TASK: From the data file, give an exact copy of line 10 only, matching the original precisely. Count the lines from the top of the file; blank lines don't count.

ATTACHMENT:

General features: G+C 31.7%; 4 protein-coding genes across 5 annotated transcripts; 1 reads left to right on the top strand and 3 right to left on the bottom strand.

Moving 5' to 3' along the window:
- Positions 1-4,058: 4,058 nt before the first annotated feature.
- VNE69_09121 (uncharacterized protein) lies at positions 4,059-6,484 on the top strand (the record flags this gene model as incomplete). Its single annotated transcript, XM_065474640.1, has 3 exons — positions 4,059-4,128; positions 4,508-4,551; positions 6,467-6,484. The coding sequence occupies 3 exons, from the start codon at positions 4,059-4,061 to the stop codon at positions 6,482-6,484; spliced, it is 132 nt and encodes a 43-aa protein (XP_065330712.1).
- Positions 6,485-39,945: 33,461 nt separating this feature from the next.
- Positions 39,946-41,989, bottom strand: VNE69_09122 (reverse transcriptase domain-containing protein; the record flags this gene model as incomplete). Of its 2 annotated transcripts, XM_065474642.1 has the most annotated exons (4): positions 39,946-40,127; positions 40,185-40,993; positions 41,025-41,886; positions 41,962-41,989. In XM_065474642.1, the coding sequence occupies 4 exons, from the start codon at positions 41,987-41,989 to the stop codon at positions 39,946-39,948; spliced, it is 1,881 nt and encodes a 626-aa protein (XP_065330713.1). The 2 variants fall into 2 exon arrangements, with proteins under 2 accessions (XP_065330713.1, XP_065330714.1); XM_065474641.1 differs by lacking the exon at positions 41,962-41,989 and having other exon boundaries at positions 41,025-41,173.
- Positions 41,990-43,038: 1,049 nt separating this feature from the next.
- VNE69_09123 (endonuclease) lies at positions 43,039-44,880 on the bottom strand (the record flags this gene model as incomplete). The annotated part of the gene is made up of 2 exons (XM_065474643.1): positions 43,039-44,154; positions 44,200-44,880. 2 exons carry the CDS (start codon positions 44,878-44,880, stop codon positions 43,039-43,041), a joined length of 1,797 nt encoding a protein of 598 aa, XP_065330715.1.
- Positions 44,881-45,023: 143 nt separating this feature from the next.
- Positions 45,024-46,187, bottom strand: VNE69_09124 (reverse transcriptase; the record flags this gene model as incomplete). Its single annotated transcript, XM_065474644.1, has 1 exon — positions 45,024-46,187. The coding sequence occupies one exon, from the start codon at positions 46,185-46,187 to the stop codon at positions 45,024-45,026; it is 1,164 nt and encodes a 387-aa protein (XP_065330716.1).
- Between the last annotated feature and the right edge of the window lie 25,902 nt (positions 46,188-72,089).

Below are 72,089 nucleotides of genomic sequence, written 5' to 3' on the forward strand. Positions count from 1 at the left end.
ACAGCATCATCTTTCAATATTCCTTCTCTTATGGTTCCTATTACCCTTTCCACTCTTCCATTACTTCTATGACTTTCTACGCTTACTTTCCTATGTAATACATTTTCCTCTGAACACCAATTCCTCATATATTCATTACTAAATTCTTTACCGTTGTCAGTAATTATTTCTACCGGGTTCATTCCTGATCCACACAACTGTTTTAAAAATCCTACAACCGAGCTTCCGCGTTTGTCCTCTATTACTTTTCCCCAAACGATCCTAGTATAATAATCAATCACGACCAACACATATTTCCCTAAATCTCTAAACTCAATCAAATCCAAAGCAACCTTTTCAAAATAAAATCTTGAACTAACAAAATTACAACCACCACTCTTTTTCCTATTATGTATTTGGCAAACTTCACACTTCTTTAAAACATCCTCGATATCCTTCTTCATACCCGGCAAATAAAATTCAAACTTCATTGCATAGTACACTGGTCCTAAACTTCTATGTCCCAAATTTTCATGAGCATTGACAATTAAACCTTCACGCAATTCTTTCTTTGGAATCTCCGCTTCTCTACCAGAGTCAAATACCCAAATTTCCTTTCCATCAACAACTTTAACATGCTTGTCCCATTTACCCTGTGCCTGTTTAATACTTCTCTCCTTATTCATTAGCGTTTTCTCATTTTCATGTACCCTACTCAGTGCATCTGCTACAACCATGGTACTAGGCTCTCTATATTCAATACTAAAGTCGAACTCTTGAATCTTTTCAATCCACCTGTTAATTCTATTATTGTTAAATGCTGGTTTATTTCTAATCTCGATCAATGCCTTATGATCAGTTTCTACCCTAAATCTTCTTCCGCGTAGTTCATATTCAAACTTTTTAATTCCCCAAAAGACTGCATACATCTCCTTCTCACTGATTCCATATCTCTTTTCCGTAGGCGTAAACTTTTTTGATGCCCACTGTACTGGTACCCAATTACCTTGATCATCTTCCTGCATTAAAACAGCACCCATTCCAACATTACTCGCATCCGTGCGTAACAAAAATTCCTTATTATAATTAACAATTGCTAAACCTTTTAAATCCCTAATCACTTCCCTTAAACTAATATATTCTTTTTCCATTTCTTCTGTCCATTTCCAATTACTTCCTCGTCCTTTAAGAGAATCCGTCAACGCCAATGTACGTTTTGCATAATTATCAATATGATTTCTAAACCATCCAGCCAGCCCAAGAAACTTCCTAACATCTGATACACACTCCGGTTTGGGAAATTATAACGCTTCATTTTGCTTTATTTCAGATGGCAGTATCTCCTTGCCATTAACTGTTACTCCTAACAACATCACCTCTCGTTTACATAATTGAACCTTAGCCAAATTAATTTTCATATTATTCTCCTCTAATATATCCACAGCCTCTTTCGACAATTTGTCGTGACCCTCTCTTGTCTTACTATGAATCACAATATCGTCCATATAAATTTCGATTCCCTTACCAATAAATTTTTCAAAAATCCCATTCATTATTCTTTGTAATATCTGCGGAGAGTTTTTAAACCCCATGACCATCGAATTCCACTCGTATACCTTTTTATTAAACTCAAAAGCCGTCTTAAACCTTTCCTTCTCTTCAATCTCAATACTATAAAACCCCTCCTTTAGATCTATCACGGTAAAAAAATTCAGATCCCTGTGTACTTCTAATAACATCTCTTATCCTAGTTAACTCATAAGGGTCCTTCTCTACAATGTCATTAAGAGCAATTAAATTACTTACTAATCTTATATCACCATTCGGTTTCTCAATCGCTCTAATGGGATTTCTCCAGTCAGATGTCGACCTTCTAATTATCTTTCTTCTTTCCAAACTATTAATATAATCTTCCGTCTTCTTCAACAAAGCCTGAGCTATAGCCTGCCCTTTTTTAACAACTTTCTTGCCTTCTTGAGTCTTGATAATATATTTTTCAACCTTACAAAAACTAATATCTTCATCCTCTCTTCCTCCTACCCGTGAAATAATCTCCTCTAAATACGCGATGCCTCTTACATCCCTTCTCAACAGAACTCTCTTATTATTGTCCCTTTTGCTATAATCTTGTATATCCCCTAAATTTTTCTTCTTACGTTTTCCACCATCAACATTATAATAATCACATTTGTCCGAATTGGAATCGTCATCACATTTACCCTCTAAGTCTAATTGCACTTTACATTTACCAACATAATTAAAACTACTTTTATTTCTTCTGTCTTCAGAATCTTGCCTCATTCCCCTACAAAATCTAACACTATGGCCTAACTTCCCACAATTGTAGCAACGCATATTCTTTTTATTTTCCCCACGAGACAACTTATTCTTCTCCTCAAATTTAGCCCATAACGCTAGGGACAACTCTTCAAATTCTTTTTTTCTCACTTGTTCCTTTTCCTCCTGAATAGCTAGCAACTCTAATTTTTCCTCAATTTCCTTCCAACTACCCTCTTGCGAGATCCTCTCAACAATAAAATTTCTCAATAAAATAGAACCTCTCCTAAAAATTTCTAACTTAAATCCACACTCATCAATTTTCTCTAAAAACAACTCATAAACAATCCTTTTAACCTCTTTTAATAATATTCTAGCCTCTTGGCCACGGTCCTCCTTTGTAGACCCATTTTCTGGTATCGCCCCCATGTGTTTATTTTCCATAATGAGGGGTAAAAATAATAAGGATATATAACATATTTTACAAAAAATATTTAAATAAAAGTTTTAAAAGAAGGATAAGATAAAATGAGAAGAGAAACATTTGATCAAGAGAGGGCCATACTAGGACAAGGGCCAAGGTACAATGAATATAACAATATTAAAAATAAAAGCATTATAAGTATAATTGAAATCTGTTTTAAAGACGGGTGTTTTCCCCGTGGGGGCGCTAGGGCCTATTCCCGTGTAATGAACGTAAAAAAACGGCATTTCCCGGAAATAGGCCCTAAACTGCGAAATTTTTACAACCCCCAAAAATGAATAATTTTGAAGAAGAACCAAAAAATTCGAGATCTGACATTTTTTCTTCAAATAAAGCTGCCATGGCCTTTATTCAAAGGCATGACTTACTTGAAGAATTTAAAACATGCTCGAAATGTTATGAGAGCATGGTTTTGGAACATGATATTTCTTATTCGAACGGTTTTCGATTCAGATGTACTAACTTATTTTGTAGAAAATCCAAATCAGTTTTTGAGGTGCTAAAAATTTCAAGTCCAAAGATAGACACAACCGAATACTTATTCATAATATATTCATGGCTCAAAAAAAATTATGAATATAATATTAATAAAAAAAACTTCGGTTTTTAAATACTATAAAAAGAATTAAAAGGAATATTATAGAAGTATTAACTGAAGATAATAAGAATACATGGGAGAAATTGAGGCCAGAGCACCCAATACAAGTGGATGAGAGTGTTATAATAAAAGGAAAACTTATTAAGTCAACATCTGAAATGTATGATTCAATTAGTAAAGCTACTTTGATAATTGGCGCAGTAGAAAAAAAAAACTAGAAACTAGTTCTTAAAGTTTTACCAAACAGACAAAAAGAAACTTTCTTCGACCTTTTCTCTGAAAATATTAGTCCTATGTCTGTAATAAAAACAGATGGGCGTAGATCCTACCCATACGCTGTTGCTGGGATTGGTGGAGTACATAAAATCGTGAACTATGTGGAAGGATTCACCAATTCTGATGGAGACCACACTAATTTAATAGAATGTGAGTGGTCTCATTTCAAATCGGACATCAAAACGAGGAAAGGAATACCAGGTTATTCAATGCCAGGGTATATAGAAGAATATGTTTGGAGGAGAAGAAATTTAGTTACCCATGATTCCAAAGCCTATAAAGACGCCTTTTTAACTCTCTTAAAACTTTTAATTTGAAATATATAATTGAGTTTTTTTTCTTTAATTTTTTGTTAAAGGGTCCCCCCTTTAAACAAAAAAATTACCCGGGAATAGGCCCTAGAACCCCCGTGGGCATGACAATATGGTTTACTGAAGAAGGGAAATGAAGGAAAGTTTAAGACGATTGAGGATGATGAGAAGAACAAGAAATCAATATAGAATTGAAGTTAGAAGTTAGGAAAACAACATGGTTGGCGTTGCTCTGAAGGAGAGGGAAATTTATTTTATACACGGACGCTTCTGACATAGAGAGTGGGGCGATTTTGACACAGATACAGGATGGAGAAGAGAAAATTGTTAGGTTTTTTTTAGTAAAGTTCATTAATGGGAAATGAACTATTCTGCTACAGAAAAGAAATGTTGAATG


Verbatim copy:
- Positions 45,024-46,187, bottom strand: VNE69_09124 (reverse transcriptase; the record flags this gene model as incomplete). Its single annotated transcript, XM_065474644.1, has 1 exon — positions 45,024-46,187. The coding sequence occupies one exon, from the start codon at positions 46,185-46,187 to the stop codon at positions 45,024-45,026; it is 1,164 nt and encodes a 387-aa protein (XP_065330716.1).